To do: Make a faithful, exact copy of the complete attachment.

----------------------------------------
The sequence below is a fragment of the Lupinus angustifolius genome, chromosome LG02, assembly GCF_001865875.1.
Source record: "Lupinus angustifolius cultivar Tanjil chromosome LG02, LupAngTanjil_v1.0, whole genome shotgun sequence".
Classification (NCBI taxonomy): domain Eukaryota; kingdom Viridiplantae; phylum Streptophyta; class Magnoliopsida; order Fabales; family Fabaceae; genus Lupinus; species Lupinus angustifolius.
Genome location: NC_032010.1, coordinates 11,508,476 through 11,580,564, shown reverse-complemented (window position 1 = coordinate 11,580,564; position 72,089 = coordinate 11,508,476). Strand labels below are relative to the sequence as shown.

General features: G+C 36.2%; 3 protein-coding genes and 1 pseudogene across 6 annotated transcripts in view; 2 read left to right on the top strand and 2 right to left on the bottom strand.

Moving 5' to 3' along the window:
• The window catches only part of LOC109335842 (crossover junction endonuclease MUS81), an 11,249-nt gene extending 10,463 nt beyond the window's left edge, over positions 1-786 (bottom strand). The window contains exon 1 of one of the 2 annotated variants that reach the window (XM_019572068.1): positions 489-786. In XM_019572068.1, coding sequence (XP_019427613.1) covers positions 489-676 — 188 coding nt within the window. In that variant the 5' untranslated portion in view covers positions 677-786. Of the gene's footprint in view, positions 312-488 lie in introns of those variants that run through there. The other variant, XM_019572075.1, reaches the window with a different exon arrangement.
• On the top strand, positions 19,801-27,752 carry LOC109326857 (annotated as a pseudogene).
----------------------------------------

The sequence below is a fragment of the Lupinus angustifolius genome, chromosome LG02, assembly GCF_001865875.1.
Source record: "Lupinus angustifolius cultivar Tanjil chromosome LG02, LupAngTanjil_v1.0, whole genome shotgun sequence".
Classification (NCBI taxonomy): domain Eukaryota; kingdom Viridiplantae; phylum Streptophyta; class Magnoliopsida; order Fabales; family Fabaceae; genus Lupinus; species Lupinus angustifolius.
Genome location: NC_032010.1, coordinates 11,508,476 through 11,580,564, shown reverse-complemented (window position 1 = coordinate 11,580,564; position 72,089 = coordinate 11,508,476). Strand labels below are relative to the sequence as shown.

General features: G+C 36.2%; 3 protein-coding genes and 1 pseudogene across 6 annotated transcripts in view; 2 read left to right on the top strand and 2 right to left on the bottom strand.

Moving 5' to 3' along the window:
• The window catches only part of LOC109335842 (crossover junction endonuclease MUS81), an 11,249-nt gene extending 10,463 nt beyond the window's left edge, over positions 1-786 (bottom strand). The window contains exon 1 of one of the 2 annotated variants that reach the window (XM_019572068.1): positions 489-786. In XM_019572068.1, coding sequence (XP_019427613.1) covers positions 489-676 — 188 coding nt within the window. In that variant the 5' untranslated portion in view covers positions 677-786. Of the gene's footprint in view, positions 312-488 lie in introns of those variants that run through there. The other variant, XM_019572075.1, reaches the window with a different exon arrangement.
• On the top strand, positions 19,801-27,752 carry LOC109326857 (annotated as a pseudogene).